July 12, 2005
I just can’t let well enough alone. In my last post, I set everything up perfectly. I hoped and expected that the voters would be kind, and that I would be knitting up Kiri in absorbent, summer-friendly Euroflax Linen. The people spoke, and they spoke overwhelmingly in favor of the Easy Way Out (although there was a strong and vocal minority pointing out that the Easy Way Out was not very character-building, that I am a wimp or at the very least flirting outrageously with Wimphood, that Kidsilk Haze is Not So Bad, that it can be frozen and ripped out, etc etc.). All systems were go.
But it didn’t work out that way. In the end, for reasons that I cannot disclose on the off-chance that my Edgy Recipient is reading, my heart told me I had to go with the Kidsilk Haze. In Trance, a lovely pale teal. (I do so admire the Color-Name Pickers at Rowan. They have the unerring ability, matched only by the folks at Garnet Hill, to pick color names that give you all the atmosphere in the world but not a single clue as to what COLOR we might be talking about. Apparently, if you find yourself in a trance, the color you will see is a pale, fuzzy teal. Who knew?)
But back to the Kidsilk Haze. Oy! Whatta yarn!
Scene: Saturday, July 9. Our protagonist, Kay, is in the hammock. It is a lovely, cool-for-July, not-humid-for-July afternoon. There is a pleasant breeze, intermittently wafting. Kay is dreamily entranced by one of the early repeats of Kiri. She is figuring out where the center of each little leaf is, depending on whether the leaf is in the ‘opening’ phase or the ‘closing’ phase, which, to her, is the ultimate in intellectual stimulation. She looks down at the small mass of shawl hanging from the needles, gasps, and laughs out loud: a tiny puff of a breeze has set the whole mass of mohair tendrils a-tremble, like a sea anemone. This is entertaining, but impossible to knit.
Lesson learned: Kidsilk Haze requires stillness. It is not a Rugged Outdoor Yarn.
Scene: Sunday morning. 9 a.m. After an hour of pleasant knitting in bed on the Fourth Repeat, the humidity rises one-half of one percent. The Kidsilk Haze solidifies in Kay’s hands. It is a felted mass of mohair. The needles will not budge.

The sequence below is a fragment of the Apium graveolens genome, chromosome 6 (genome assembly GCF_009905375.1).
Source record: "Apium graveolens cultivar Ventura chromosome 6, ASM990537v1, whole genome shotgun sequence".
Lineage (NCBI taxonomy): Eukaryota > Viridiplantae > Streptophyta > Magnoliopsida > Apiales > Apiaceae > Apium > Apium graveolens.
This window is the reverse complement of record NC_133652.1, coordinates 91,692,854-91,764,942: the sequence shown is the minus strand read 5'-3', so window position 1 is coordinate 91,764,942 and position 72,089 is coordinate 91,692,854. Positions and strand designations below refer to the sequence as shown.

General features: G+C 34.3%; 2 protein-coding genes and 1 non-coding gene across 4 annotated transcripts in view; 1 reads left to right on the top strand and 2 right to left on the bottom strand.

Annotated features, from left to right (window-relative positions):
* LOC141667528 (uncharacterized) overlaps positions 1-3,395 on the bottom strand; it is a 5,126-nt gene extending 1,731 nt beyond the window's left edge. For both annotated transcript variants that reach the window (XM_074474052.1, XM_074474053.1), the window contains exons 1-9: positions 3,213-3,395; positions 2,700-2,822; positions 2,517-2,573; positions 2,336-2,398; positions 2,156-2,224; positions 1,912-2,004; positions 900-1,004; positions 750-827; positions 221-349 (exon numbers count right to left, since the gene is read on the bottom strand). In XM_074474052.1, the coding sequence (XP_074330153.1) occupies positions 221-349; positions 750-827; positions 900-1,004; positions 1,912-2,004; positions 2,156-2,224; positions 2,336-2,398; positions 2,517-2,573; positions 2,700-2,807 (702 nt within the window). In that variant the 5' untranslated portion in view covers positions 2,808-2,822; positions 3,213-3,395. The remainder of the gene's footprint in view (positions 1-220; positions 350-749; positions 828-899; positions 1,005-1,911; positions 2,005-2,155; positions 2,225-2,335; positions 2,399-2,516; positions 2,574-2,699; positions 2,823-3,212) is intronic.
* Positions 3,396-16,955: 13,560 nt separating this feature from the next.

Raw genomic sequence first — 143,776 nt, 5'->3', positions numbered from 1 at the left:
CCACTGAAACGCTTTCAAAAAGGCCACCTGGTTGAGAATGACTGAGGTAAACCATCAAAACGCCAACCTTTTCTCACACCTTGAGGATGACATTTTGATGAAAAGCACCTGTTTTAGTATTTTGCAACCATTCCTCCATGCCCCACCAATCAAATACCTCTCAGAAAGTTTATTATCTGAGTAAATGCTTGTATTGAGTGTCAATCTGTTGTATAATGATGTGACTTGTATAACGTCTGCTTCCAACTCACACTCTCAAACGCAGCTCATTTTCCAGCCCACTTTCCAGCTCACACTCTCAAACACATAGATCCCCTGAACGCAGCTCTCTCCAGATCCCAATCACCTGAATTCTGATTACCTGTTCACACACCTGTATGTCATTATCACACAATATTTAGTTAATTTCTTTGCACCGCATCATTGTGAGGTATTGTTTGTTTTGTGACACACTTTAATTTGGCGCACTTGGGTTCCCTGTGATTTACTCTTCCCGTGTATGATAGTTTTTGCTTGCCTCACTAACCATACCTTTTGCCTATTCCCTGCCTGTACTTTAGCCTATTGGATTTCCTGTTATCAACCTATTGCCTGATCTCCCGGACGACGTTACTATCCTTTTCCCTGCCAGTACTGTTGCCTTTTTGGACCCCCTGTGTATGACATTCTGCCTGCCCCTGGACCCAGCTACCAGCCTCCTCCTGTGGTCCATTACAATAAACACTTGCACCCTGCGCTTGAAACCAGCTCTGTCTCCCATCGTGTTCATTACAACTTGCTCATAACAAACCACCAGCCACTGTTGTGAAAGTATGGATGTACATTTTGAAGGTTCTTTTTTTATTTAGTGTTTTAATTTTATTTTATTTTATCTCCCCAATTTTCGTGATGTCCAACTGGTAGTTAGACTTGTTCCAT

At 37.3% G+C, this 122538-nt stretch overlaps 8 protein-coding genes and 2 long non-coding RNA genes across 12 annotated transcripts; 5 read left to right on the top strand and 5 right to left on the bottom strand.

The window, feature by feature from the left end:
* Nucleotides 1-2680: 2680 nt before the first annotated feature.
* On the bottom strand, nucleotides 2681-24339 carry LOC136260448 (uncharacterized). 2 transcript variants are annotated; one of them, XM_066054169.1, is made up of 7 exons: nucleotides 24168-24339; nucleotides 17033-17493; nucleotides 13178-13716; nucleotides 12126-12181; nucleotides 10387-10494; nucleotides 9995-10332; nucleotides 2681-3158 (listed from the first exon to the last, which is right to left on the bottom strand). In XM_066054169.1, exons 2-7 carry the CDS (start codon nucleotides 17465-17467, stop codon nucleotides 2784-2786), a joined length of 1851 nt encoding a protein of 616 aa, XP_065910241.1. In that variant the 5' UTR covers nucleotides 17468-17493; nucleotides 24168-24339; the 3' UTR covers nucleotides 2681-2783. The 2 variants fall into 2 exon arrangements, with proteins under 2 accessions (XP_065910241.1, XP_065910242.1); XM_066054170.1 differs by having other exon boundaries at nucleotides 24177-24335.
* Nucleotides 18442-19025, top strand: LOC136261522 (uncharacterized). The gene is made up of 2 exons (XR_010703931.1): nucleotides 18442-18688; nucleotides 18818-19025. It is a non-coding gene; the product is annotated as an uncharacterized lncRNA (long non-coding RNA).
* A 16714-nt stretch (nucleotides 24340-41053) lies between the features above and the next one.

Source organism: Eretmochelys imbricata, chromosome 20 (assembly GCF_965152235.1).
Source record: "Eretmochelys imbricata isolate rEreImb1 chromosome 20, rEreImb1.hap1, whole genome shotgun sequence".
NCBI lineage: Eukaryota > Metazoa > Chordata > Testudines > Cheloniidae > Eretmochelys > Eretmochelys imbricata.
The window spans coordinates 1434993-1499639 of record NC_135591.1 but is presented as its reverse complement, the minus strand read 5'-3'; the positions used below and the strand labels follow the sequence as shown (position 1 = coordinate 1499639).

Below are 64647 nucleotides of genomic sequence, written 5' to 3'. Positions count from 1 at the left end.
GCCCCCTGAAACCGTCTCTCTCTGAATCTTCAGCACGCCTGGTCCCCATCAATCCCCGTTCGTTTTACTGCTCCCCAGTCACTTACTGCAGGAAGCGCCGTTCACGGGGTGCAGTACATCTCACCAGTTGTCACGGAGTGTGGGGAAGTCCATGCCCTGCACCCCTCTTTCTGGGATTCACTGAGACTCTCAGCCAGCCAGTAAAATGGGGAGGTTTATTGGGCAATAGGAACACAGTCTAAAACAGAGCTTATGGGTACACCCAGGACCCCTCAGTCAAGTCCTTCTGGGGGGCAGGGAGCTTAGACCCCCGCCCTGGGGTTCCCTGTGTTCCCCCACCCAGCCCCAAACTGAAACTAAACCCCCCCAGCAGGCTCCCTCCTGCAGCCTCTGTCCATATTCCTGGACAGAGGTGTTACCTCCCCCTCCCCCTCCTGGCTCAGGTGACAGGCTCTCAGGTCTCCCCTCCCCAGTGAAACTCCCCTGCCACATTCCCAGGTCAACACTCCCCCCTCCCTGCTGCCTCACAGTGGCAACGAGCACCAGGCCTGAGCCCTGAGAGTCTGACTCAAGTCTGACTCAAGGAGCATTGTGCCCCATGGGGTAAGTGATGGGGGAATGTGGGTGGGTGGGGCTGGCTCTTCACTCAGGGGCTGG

Lesson learned: Kidsilk Haze requires low humidity. It is not a Rugged Indoor Yarn.
Since then, I have been knitting Kiri under precise climate control, my eye on the barometer at all times. Since even a molecule of invisible hangnail can put Kidsilk Haze into Passive Resistance Mode, my manicure has not been this good since my wedding day. With these slight modifications to my normal routine, all has gone well.
Well, except when it hasn’t. Even a simple lace pattern is good for one’s humility, I find. In lace as in life, it is when we are most sure that we are doing a fabulous job, that we are most likely to be completely screwing it up without realizing it.
The pictures show Kiri in the middle of the Seventh Repeat (of 12 ever-growing repeats) of Chart 2. The first ball of Kidsilk Haze is almost finished, so I figure I’m one-third of the way home. (Note: If my recipient were 8 years old like my model, I’d be done. I’m not sayin’, I’m just sayin’.)
See that column of double yarnovers down the center back? You don’t want to make a mistake there. If you make a mistake there, you can’t just knit 2 together on the next right-side row and pretend it didn’t happen, or pick up a non-existent yarnover on the wrong side. It can’t be fixed. You must assume a submissive posture and un-knit back to the mistake, with the Kidsilk Haze kicking and screaming and busting your chops the whole way.
More Exchange News
I have great Exchange Luck. Look at the great handmade goodies I got from my secret Back-Tack buddy:
The pouches are beautifully made and just my style of mod, fun prints. Inside one pouch was a yarn snipper and a handy, tiny calculator (which gets rid of my excuse for not figuring out my row gauge correctly). But what what really touched me was this:
A beautiful collection of crochet flowers, in my favorite cotton yarns including Rowan Denim. 14 of them! They are like candy. I can’t wait for the perfect embellishment project for them.
Meanwhile they make a stunning pin on my jean jacket.
Thank you anonymous, generous, talented Back-Tacker!
*A recipe for Fluffernutter Sandwiches. A New England favorite since 1917!